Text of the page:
The subject of disability is one that is mostly misunderstood by the general public. While some disabilities are truly life limiting, other disabilities only limit a person’s abilities in certain areas of functionality. With this in mind, the help a disabled person needs is a question of how their disability actually limits their ability to carry out normal every day activities. In this respect, help means very different things for different disabled people.
Getting a Job
Many disabled individuals are actually fairly independent in their ability to function. Often all your family member might need is help getting employed. Their disability may be seen by an employer as a barrier to overcome when in reality it is not as limiting to their performance as a misinformed employer might want to believe. Help for your disabled family member may require nothing more than helping a potential employer realize that such a person will be an excellent addition to their company, instead of someone to hold back from employment because of outdated perspectives on disabled people in the workplace.
For your particular disabled family member, it might be one or more simple daily tasks that prove to be a major challenge for them to execute. This could be something simple like a blind person needing help reading their mail, or a person in a wheelchair having difficulty with cooking, cleaning or other routine chores. Your family member might simply need help from a part-time attendant who comes in to make sure that certain daily tasks are not being neglected. Otherwise, these disabled people will typically get along fine in other areas of their life to which they have well-adapted.
Certain disabilities are going to have a deeper impact on overall personal functionality than others. A person who is paralyzed from the neck down is going to need far more attention and care than even a visually impaired child that can still see well enough to get around on their own, for example. In the former case, knowing which government programs can be leveraged to provide the required disability care is critical to improving your severely disabled family member’s quality of life. It is important to speak with doctors and relevant disability-related advocate groups to find out what programs are actually available that could also help to reduce the burden their disability places on themselves and other family members.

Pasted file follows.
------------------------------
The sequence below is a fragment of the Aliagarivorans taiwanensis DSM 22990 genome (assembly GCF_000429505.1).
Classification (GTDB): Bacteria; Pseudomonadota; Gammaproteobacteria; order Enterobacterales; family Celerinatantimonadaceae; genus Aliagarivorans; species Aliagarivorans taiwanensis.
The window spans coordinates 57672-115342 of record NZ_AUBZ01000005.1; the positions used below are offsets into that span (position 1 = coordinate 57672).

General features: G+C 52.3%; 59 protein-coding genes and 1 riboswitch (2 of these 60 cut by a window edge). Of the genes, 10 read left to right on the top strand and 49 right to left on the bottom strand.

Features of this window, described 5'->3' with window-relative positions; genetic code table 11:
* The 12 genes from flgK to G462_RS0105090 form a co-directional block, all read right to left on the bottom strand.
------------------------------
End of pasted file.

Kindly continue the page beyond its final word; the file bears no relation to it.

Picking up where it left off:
Building a Network
One of the aspects of helping a disabled family member is in making sure they have a strong network of family, friends and even professional support they can turn to live as normal of a life as possible. Often this central idea is overlooked or neglected. As a result, when their family is no longer around to take care of their needs, disabled individuals find out the hard way that not developing such a network leaves them isolated and without the ability to function as normally as they once did.
It is true that your disabled family member will need some help to overcome challenges thrown their way. The degree of help they will need will heavily depend on their ability to accept their disability and adapt to a way of life that makes them functional in society. For some disabled individuals this is going to be more difficult than for others. So, you must expect that your disabled family member’s needs will not be met with a one-size-fits-all solution, because not all disabled people face or even handle their disability the same way.